raised sea levels.
The Long March project
will monitor habitats with a view to enabling the predicted geographical
movement North as species react to habitat and climate changes. SNH 's
strategy is to gather together all available data on species movements,
lifecycle behaviour and ability to cover distance to ensure there will
be escape routes from Scotland's changing habitats. A key focus of the
programme will be to identify obvious barriers to these natural
movements so that suitable habitat linkage and connections can be
artificially created where possible.
Land Use Group Manager
Duncan Stone is coordinating the strategy to identify potential barriers
and geographical 'pinch points' where species might be prevented from
following an instinctive migration path. He says:
"Looking ahead we intend to develop a list of vulnerable yet mobile
species which given half a chance can naturally adapt and move their
habitat. But before we attempt to plan ways to help them move any
distance we need to think about the way species perceive their own
habitats. In short, try to see the world through their eyes. For
instance research suggests some butterflies will not cross any large
expanse of open ground, hills, or even tall trees. Some woodland birds
such as the tree creeper will only foray 10 metres distance out from
woodland cover even though they are capable of flying many kilometres.
Similarly roads, especially major ones can be very difficult barriers
for amphibians to cross. In similar circumstances the Dutch have built
large grass-covered landscape bridges 200 metres wide to span motorways
and create really strong habitat connections. "
"The aim of the Long
March will be to ensure these species have a countryside permeable and
continuous enough to allow them to spread north through their own
natural behaviour. To do that we'll compare their movement needs with
the nature of the landscape at specific pinch-points where open country
is limited. Examples include the area between Airdrie and Falkirk, or
the thin strip of low ground between the sea at Stonehaven and the
upland forests at the eastern margins of the Grampian mountains. We'll
assess whether the pinch-point actually allows species to pass through
on their 'long march', and identify the significant elements which could
be protected or changed to maintain and improve connectivity. "
Work begins on
Hull woodland project
5 March 2007
The £55,000 HEYwoods
project to turn a disused airfield into a woodland has started. Over the
next month 7,000 oak, ash and maple trees will be planted at the 3.25
hectare Hedon Airfield, near Hull.
The site is owned by Hull City Council while the East Riding of Yorkshire
Council will oversee the planting work. Those helping to fund trees and
fencing include Yorkshire Water, BP Chemicals, Saltend Cogeneraton Company
and Nippon Gohsei UK.
Stephen Robinson, of the HEYwoods initiative, said: "Most people are aware
that Hull and the East Riding make up one of the least wooded areas of the
country. The Hedon Airfield woodland project is an excellent example of
providing a scheme that offers the range of environmental, economic and
social benefits that an increased level of woodland can bring to our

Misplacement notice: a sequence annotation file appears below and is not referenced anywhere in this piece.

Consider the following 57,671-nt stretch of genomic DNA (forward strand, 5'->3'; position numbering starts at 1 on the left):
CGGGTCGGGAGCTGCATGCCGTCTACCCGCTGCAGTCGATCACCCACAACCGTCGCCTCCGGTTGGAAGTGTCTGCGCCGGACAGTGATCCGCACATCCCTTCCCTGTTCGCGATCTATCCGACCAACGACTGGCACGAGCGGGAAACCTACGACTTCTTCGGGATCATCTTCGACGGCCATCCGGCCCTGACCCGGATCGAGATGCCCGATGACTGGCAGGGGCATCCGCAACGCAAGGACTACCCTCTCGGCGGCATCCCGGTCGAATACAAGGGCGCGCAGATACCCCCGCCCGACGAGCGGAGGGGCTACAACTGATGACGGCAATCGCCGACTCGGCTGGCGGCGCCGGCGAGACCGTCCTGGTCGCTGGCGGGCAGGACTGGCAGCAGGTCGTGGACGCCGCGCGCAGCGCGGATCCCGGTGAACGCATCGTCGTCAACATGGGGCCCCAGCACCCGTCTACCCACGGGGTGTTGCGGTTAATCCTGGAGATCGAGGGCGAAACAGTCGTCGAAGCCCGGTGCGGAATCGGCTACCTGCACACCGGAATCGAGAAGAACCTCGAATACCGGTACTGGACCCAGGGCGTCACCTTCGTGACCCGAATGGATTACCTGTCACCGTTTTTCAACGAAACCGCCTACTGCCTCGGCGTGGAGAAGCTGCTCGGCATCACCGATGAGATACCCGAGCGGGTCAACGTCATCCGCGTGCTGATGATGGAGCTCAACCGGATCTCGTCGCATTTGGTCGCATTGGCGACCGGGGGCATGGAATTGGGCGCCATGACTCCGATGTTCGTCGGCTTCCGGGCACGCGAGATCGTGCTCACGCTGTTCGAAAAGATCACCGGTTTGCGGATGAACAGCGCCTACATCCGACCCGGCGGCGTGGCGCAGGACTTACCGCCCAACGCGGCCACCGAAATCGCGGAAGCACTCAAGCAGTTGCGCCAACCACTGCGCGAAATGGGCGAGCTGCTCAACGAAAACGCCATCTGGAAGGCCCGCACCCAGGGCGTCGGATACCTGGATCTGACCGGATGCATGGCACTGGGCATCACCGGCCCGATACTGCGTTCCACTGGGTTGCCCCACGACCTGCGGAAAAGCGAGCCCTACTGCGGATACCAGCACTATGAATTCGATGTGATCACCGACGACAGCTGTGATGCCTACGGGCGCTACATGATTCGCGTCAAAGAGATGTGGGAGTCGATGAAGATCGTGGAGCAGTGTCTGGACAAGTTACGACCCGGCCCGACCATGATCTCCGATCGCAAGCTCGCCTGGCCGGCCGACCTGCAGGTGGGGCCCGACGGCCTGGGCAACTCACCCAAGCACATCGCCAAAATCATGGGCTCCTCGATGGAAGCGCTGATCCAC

All the planting is expected to be completed by the end of March.
Power giant planning huge pylons in highlands accused of arrogance
Press & Journal 5 March 2007
The power giant planning to double the size of hundreds of pylons
running through the Highlands has been accused by objectors groups and
landowners of arrogance and of pre-judging the public inquiry into the
Scottish and Southern Energy (SSE) has published a long list of
potential compulsory purchase orders along the 137-mile route to
accommodate the project. Included are “wayleaves" - which promise
landowners a fee for developer access.
Andrew Fielden, who represents the family owners of the Ardverikie
Estate, said: "We are not going to grant any wayleaves until the outcome
of the inquiry. They're asking for wayleaves for something they haven't
actually got planning consent for. If they compulsorily purchase in the
meantime I think it rather negates the whole point of the inquiry."
Eddie Hughes, chairman of Highlands Before Pylons, said: "This is
indicative of SSE's total ignorance towards the objectors' feelings.
They're not giving the inquiry an opportunity to consider all the
alternatives. It just emphasises the lack of democracy and power that
the Electricity Act gives to transmission operators. Things like
wayleaves should be properly negotiated. But SSE have been as
heavy-handed as ever, making a mockery of consultation."
SSE spokesman Julian Reeves summed up the criticism that the company was
premature or presumptuous by advertising compulsory purchase orders
during the inquiry as "mischief-making" and "absolute nonsense".
He said: "This is being driven by the Scottish Executive who've taken
the very sensible approach that, while we're carrying out the local
hearings as part of the public inquiry, for example the one in
Inverness, the same (executive) reporters should also listen to any
hearings in respect of compulsory purchases or wayleaves associated with
the line at the time. It doesn't presume anything because at the end of
the day if the result of the inquiry is that we should not build we just
walk away from everything".
Responding to complaints that notice of the orders was limited, he
insisted company had adhered to stipulated levels of advertising and
that the company was also speaking directly with all the landowners
The Cairngorms National Park Authority is, meanwhile, writing to the
public inquiry reporters' unit to press for a transcript of daily
proceedings to be published to make the hearing more accessible to
people living along the route who cannot attend the Perth proceedings.